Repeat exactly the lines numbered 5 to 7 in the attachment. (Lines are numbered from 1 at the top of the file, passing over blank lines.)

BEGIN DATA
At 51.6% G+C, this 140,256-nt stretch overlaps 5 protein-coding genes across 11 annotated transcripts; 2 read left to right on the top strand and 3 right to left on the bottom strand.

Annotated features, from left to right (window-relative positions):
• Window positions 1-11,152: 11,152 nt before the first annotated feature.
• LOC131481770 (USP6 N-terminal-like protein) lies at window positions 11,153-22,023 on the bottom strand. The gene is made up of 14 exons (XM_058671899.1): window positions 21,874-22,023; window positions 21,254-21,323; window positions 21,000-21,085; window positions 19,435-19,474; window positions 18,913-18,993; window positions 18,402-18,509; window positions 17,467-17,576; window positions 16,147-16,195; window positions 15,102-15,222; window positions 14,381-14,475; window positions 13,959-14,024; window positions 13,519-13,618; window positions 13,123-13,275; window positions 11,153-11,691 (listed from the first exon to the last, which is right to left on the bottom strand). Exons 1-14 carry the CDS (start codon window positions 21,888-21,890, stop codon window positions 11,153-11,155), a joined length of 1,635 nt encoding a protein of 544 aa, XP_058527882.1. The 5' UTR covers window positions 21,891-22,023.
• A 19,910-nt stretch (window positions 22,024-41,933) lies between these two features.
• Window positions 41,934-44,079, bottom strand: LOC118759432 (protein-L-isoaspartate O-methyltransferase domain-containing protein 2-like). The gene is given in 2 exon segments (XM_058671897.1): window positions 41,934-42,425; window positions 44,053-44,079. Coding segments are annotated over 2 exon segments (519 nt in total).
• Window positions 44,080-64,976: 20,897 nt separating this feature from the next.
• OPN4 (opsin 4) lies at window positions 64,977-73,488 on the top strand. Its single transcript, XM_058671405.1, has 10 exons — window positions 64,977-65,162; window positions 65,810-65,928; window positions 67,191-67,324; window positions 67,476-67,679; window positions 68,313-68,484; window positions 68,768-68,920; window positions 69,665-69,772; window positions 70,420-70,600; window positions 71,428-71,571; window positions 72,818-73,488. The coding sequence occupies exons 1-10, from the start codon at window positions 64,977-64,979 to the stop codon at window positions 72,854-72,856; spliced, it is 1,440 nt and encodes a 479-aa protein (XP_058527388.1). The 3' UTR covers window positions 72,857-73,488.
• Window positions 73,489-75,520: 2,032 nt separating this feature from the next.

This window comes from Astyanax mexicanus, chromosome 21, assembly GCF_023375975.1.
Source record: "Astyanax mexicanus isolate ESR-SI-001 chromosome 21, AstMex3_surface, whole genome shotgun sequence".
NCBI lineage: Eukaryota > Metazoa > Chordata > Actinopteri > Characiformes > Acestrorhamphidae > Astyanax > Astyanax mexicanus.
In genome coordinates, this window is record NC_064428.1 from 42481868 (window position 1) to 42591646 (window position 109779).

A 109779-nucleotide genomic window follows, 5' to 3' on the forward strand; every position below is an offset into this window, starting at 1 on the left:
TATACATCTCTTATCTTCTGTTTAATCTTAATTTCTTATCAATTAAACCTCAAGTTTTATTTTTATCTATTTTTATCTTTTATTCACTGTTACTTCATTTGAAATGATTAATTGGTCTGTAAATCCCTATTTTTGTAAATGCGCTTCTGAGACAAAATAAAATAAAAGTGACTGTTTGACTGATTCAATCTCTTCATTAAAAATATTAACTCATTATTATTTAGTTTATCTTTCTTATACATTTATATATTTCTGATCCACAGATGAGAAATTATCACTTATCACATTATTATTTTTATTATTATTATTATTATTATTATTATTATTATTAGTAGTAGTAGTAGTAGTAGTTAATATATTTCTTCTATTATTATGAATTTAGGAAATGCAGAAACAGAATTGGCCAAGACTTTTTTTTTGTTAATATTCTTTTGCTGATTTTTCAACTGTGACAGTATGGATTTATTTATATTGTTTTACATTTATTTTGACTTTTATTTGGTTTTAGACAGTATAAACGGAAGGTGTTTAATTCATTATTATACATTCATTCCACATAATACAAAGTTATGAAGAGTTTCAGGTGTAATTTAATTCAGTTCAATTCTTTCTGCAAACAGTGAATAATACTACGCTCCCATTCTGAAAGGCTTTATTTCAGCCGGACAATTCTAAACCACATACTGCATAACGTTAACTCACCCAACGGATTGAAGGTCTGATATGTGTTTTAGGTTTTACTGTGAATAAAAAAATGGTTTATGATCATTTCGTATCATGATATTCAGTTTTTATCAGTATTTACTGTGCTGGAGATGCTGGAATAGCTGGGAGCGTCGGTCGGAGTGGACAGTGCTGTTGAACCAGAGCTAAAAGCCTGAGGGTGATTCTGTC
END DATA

• A 19,910-nt stretch (window positions 22,024-41,933) lies between these two features.
• Window positions 41,934-44,079, bottom strand: LOC118759432 (protein-L-isoaspartate O-methyltransferase domain-containing protein 2-like). The gene is given in 2 exon segments (XM_058671897.1): window positions 41,934-42,425; window positions 44,053-44,079. Coding segments are annotated over 2 exon segments (519 nt in total).
• Window positions 44,080-64,976: 20,897 nt separating this feature from the next.